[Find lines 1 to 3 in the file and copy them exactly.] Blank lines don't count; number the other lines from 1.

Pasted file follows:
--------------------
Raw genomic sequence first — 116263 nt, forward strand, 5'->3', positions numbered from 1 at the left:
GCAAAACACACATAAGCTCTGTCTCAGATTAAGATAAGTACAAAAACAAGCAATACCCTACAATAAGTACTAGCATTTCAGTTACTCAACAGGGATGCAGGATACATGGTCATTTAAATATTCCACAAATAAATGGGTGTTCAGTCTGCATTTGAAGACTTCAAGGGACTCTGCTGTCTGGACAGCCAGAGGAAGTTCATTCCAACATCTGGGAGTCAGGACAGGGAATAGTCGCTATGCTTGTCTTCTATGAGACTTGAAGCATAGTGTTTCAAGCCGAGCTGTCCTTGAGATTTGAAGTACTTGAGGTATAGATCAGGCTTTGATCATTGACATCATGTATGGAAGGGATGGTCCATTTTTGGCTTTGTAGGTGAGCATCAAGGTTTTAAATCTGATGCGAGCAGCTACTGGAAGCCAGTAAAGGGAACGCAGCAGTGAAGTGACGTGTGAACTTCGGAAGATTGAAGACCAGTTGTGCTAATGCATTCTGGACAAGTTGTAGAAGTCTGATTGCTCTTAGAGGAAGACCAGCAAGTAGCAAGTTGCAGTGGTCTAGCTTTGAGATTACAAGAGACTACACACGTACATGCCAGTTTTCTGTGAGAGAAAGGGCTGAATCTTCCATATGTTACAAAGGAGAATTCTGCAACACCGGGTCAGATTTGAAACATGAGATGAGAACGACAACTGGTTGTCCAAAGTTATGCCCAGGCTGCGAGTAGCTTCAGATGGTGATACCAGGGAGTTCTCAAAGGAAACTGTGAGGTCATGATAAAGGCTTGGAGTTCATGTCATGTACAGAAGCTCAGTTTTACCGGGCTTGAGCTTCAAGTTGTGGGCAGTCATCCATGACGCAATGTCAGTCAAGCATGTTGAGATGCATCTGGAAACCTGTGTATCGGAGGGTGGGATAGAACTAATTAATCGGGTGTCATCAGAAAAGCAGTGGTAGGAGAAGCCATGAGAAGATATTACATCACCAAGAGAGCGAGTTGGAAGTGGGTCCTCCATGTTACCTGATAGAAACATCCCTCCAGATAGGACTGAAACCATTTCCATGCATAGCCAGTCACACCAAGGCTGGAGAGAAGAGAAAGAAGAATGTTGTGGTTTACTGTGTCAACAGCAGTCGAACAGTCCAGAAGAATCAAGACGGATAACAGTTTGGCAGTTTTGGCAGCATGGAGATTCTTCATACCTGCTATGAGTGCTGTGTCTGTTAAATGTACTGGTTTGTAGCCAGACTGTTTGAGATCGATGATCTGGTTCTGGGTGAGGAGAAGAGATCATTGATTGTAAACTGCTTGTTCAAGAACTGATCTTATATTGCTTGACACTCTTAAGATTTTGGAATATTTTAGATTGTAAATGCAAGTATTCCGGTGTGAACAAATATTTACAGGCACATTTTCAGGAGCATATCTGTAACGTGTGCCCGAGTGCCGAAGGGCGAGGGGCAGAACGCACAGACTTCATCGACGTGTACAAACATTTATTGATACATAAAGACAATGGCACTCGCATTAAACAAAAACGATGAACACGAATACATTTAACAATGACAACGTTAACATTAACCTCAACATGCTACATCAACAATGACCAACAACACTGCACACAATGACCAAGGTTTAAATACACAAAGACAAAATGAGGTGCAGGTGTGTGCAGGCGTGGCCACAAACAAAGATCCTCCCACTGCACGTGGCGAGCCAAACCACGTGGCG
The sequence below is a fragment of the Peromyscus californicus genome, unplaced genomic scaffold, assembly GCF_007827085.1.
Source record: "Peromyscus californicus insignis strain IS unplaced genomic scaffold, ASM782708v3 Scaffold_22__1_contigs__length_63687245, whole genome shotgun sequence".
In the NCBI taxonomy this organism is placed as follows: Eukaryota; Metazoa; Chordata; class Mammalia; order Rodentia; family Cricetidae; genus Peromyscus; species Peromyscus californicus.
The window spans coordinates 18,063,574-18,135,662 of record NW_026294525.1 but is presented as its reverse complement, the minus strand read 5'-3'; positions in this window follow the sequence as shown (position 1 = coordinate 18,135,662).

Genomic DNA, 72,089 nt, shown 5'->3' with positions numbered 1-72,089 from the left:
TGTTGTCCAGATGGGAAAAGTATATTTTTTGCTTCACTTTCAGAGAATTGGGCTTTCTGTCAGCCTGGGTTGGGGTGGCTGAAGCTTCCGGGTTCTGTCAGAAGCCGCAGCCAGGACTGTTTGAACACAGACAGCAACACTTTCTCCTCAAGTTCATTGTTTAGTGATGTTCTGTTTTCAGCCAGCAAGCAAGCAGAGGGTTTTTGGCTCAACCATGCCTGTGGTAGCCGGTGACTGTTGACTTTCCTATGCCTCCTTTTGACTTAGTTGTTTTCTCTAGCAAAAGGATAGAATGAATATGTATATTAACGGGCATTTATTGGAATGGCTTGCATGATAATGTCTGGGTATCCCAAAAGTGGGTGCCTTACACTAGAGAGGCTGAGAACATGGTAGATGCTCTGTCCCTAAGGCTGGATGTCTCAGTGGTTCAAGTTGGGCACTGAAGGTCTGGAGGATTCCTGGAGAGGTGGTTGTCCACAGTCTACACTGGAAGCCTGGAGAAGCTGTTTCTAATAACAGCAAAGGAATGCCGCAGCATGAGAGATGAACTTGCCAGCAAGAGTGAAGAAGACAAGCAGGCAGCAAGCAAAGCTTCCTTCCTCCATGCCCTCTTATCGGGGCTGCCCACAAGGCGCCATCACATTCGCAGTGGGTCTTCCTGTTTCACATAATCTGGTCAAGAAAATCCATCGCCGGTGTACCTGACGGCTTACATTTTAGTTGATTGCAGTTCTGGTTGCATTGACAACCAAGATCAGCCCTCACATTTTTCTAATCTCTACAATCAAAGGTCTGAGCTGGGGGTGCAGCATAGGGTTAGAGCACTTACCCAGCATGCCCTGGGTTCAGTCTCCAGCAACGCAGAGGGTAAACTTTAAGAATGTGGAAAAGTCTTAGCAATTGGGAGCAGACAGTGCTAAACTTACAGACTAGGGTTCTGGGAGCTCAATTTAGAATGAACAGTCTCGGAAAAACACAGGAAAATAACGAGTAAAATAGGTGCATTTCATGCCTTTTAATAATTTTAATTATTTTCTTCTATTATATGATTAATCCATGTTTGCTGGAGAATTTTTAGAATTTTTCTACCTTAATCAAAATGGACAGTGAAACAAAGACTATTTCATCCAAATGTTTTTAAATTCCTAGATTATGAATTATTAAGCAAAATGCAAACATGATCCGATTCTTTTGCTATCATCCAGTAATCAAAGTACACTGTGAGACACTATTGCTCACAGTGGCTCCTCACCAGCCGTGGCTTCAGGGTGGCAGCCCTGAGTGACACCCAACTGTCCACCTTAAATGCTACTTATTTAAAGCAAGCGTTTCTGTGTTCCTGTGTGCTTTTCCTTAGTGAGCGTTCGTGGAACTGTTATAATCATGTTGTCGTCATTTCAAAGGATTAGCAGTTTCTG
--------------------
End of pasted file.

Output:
Raw genomic sequence first — 116263 nt, forward strand, 5'->3', positions numbered from 1 at the left:
GCAAAACACACATAAGCTCTGTCTCAGATTAAGATAAGTACAAAAACAAGCAATACCCTACAATAAGTACTAGCATTTCAGTTACTCAACAGGGATGCAGGATACATGGTCATTTAAATATTCCACAAATAAATGGGTGTTCAGTCTGCATTTGAAGACTTCAAGGGACTCTGCTGTCTGGACAGCCAGAGGAAGTTCATTCCAACATCTGGGAGTCAGGACAGGGAATAGTCGCTATGCTTGTCTTCTATGAGACTTGAAGCATAGTGTTTCAAGCCGAGCTGTCCTTGAGATTTGAAGTACTTGAGGTATAGATCAGGCTTTGATCATTGACATCATGTATGGAAGGGATGGTCCATTTTTGGCTTTGTAGGTGAGCATCAAGGTTTTAAATCTGATGCGAGCAGCTACTGGAAGCCAGTAAAGGGAACGCAGCAGTGAAGTGACGTGTGAACTTCGGAAGATTGAAGACCAGTTGTGCTAATGCATTCTGGACAAGTTGTAGAAGTCTGATTGCTCTTAGAGGAAGACCAGCAAGTAGCAAGTTGCAGTGGTCTAGCTTTGAGATTACAAGAGACTACACACGTACATGCCAGTTTTCTGTGAGAGAAAGGGCTGAATCTTCCATATGTTACAAAGGAGAATTCTGCAACACCGGGTCAGATTTGAAACATGAGATGAGAACGACAACTGGTTGTCCAAAGTTATGCCCAGGCTGCGAGTAGCTTCAGATGGTGATACCAGGGAGTTCTCAAAGGAAACTGTGAGGTCATGATAAAGGCTTGGAGTTCATGTCATGTACAGAAGCTCAGTTTTACCGGGCTTGAGCTTCAAGTTGTGGGCAGTCATCCATGACGCAATGTCAGTCAAGCATGTTGAGATGCATCTGGAAACCTGTGTATCGGAGGGTGGGATAGAACTAATTAATCGGGTGTCATCAGAAAAGCAGTGGTAGGAGAAGCCATGAGAAGATATTACATCACCAAGAGAGCGAGTTGGAAGTGGGTCCTCCATGTTACCTGATAGAAACATCCCTCCAGATAGGACTGAAACCATTTCCATGCATAGCCAGTCACACCAAGGCTGGAGAGAAGAGAAAGAAGAATGTTGTGGTTTACTGTGTCAACAGCAGTCGAACAGTCCAGAAGAATCAAGACGGATAACAGTTTGGCAGTTTTGGCAGCATGGAGATTCTTCATACCTGCTATGAGTGCTGTGTCTGTTAAATGTACTGGTTTGTAGCCAGACTGTTTGAGATCGATGATCTGGTTCTGGGTGAGGAGAAGAGATCATTGATTGTAAACTGCTTGTTCAAGAACTGATCTTATATTGCTTGACACTCTTAAGATTTTGGAATATTTTAGATTGTAAATGCAAGTATTCCGGTGTGAACAAATATTTACAGGCACATTTTCAGGAGCATATCTGTAACGTGTGCCCGAGTGCCGAAGGGCGAGGGGCAGAACGCACAGACTTCATCGACGTGTACAAACATTTATTGATACATAAAGACAATGGCACTCGCATTAAACAAAAACGATGAACACGAATACATTTAACAATGACAACGTTAACATTAACCTCAACATGCTACATCAACAATGACCAACAACACTGCACACAATGACCAAGGTTTAAATACACAAAGACAAAATGAGGTGCAGGTGTGTGCAGGCGTGGCCACAAACAAAGATCCTCCCACTGCACGTGGCGAGCCAAACCACGTGGCG
The sequence below is a fragment of the Peromyscus californicus genome, unplaced genomic scaffold, assembly GCF_007827085.1.